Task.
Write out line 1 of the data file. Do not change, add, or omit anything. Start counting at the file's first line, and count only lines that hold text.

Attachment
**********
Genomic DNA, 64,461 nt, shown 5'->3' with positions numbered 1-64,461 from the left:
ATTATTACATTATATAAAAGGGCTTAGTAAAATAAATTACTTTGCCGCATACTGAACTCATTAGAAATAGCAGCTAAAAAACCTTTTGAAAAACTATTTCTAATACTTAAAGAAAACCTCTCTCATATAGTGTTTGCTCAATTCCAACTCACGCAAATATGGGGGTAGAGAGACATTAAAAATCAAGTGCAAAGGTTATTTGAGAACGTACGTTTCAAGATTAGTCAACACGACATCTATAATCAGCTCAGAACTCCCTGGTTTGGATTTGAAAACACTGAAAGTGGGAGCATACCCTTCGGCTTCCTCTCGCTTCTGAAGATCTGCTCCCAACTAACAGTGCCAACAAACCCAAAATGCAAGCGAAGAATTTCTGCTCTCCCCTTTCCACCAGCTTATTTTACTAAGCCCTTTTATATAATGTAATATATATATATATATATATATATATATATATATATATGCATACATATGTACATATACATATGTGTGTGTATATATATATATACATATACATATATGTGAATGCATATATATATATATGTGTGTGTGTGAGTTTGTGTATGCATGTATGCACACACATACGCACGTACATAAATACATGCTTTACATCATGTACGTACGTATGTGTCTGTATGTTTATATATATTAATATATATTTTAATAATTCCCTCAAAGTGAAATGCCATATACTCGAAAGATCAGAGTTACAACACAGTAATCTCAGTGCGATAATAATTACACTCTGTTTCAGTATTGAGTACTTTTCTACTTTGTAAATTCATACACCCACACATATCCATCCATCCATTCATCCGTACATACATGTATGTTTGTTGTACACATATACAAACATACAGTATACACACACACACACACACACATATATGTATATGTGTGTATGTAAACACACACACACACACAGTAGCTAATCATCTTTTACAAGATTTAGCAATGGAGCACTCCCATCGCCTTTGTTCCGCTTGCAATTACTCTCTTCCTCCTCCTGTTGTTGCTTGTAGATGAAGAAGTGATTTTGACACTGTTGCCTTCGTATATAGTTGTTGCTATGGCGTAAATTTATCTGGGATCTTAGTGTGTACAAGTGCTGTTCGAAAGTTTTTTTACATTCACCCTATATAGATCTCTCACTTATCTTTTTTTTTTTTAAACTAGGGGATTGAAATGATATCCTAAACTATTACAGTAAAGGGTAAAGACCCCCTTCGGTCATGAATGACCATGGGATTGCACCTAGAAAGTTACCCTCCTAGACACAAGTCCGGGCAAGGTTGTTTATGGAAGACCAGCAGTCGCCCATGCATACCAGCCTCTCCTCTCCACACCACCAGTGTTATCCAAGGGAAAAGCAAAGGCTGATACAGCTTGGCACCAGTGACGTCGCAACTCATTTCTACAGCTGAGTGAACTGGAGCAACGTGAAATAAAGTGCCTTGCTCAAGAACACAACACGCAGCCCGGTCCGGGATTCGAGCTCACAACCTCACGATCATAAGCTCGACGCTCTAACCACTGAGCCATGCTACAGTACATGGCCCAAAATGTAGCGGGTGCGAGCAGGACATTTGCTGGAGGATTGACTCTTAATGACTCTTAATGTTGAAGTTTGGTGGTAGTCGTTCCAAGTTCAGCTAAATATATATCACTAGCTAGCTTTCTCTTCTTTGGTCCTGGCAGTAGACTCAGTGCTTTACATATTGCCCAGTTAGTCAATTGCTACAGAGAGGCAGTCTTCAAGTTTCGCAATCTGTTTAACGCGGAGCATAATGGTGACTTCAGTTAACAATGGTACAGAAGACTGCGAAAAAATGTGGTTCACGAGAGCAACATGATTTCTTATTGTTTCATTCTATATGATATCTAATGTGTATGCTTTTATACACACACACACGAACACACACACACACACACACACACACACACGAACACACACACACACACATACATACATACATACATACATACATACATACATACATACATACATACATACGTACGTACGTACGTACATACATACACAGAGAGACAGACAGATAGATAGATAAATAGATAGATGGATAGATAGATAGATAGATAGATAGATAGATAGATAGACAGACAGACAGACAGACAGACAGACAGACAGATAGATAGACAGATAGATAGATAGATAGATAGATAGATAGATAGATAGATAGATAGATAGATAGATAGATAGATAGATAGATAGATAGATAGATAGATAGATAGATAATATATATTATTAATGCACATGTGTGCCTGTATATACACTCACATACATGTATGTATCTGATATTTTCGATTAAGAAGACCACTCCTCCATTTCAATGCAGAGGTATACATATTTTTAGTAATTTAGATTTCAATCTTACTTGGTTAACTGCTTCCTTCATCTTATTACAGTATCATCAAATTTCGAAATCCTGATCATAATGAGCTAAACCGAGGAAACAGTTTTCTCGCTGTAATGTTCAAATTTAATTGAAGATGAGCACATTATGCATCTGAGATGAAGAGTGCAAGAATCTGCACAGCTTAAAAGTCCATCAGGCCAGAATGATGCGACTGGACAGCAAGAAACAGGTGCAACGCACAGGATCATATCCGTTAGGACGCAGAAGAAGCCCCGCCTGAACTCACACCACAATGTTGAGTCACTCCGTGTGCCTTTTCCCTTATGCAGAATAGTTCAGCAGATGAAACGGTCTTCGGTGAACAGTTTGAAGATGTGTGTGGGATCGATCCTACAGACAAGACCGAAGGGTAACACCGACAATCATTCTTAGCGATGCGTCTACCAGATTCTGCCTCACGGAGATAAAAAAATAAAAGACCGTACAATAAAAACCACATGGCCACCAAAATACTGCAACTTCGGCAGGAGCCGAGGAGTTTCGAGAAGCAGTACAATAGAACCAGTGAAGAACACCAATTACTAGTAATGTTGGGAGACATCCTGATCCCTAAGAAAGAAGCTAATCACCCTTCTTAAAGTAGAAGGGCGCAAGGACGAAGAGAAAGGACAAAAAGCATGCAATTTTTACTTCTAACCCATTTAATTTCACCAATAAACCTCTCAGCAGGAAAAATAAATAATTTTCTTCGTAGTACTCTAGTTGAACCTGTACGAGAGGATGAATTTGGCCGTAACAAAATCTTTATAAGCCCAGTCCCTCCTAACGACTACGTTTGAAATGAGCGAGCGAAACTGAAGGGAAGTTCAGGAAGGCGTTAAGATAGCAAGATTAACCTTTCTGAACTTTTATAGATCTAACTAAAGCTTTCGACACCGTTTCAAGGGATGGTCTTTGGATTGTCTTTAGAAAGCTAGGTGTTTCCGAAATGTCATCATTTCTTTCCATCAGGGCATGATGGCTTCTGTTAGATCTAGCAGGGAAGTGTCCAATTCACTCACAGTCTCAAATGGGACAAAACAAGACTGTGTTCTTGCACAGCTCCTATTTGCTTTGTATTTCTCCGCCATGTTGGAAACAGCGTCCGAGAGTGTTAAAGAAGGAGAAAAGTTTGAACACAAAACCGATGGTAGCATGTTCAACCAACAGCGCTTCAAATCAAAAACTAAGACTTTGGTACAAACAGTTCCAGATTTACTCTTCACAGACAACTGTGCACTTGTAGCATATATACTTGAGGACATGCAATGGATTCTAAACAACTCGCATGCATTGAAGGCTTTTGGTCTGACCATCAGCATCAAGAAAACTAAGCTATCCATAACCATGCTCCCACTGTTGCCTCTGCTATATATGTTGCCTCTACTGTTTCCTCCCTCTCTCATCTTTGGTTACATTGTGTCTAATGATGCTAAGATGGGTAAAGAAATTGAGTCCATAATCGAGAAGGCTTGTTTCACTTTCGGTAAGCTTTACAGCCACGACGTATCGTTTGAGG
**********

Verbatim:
Genomic DNA, 64,461 nt, shown 5'->3' with positions numbered 1-64,461 from the left: